Conversations with an Anti-Semite

How do you convince a bigot not to be a bigot?

Unfortunately, as evidenced by my experience the other night, it might be near-impossible. The dialogue I refer to occurred on the Facebook page of a major Israeli media outlet, and almost immediately it was distressing.

And whom did I engage in conversation with? Why, none other than our “proud exile,” the man I wrote about in previous Times of Israel blog posts who derided the Passover holiday for its “killing of the first-born” plague that makes up an important part of the traditional story—owing to the fact that he himself lost a child some time ago.

This individual is suffering. He is quite disturbed. He is still very much affected by the trauma that informs him. To assuage his feelings, he resorts to anti-Semitic hate speech, which has gotten him banned from commenting on the Facebook pages of three Israeli news publications. On one of them, he called singer Drake a “Zionist oreo.”

Yes, he did that. Pretty horrendous stuff.

So this is not a rational person. Why I thought that I could allay his hatred is beyond me. But I did try … though I did also note his propensity toward hate speech, his history of being banned by Facebook and his fake accounts on the site, which constitute violations of the company’s Community Guidelines.

No matter. It had no impact whatsoever. I pasted the URL of the United States Holocaust Memorial Museum into one of my posts so he could see that the institution is all-inclusive when it comes to documenting the horrors of the period—an issue that he has lambasted while remaining, in a willfully ignorant manner, under the offensive misconception that this atrocity is being promoted by Jews to include only members of their faith. I also pointed to a grief counseling group in his area that might offer help to him. He rejected my suggestions and opined that it was none of my business.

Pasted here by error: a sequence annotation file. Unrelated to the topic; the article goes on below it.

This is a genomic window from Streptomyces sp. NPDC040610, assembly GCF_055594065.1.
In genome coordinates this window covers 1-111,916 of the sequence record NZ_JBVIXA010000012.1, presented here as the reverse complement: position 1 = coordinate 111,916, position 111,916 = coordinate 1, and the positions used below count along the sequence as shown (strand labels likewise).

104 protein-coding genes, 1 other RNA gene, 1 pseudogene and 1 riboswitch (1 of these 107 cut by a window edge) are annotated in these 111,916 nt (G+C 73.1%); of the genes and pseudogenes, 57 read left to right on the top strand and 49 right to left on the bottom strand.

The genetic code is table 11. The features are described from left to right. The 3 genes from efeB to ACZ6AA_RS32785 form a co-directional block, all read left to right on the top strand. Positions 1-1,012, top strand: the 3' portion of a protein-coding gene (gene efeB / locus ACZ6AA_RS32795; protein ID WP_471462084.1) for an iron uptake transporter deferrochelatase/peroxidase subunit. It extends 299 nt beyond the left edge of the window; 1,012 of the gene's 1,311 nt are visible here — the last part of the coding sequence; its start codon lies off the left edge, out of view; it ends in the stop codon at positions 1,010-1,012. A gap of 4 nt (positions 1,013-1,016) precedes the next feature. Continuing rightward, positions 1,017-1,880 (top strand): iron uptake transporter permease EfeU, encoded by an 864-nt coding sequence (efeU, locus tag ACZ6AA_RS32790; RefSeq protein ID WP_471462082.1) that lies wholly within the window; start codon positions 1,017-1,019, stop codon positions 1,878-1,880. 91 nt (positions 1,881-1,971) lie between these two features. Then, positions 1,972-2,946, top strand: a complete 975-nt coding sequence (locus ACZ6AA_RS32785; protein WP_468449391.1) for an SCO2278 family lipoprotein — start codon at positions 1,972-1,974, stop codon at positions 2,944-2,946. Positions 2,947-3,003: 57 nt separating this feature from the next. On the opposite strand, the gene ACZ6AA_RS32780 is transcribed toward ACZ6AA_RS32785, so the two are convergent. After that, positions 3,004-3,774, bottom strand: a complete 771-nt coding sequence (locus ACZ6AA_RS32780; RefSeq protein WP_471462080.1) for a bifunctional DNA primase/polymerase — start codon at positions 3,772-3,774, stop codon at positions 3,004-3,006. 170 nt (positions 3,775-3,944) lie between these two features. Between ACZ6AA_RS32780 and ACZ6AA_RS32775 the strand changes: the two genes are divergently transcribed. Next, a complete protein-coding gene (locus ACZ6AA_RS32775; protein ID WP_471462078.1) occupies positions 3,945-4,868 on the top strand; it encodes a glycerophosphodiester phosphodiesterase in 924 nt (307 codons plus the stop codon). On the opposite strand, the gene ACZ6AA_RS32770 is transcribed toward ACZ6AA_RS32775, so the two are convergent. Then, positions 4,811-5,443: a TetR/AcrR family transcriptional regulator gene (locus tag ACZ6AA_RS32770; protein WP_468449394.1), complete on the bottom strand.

Well … perhaps he was right.

In retrospect, I shouldn’t have embarked on this discussion in the first place. I thought, after reading his comments, that he would be one to reason with. But he wasn’t.

You can’t reason with broken.

Our “proud exile” is a broken human being. He takes out his anger on others in the form of anti-Semitism. He has blamed the Jews for the prejudice that over the eons has harmed people who share my heritage. He is disabled, alone, withdrawn. He has mused about this on Facebook. He is, to a certain extent, anonymous.

There is no way, then, for a nonprofessional such as me to get him to see how misinformed he is.

I’ve written before about the need to understand the reasons behind bigots’ behavior, and I tried to keep this in mind during my exchange with this individual. I even brought up the fact that I have experienced the trauma of loss myself in the form of two great college friends who died—one from ALS and one via suicide. Yet these advances made no headway, and sadly, I found it difficult to remain sympathetic … especially as the “proud exile” lashed out in response with personal attacks and denials of his hurtful behavior aplenty. Caring became hard. Ultimately, I discontinued the conversation.

A long time ago, I saw a marvelous news report on TV that showed a former bigot apologizing to a group of African Americans for his past offenses. I remember hugs, laughing and crying. I wanted to have that happen again last night with my “proud exile.” Sadly, it didn’t come to pass, and that disappointed me. Maybe I wasn’t the right person to help out. Or maybe help, in this case, isn’t feasible.

Should people be left to stew in their own juices, though? If you see someone being hurt in this way, should you just leave it alone?

I wonder if I was misguided not to do so. Still, this is just one individual, and it doesn’t mean that I must stop trying.

It does mean, however, that I’ve got to recognize resistance on the other end … and refrain from pursuing my efforts further when it’s clear that they won’t work. Yesterday, I discovered that they didn’t work. As I expressed before, you can’t reason with broken.

You can, however, reason with willing. And I strongly believe that there are bigoted people in the world who are more than happy to talk.

I just have to find them. Perhaps one day—in the future—I will.

About the Author
Simon Hardy Butler is a writer and editor living in New York City. He has written for publications ranging from Zagat to Adweek and has interviewed innumerable people—including two Auschwitz survivors whose story may be heard at the United States Holocaust Memorial Museum’s website. His views and opinions are his own.
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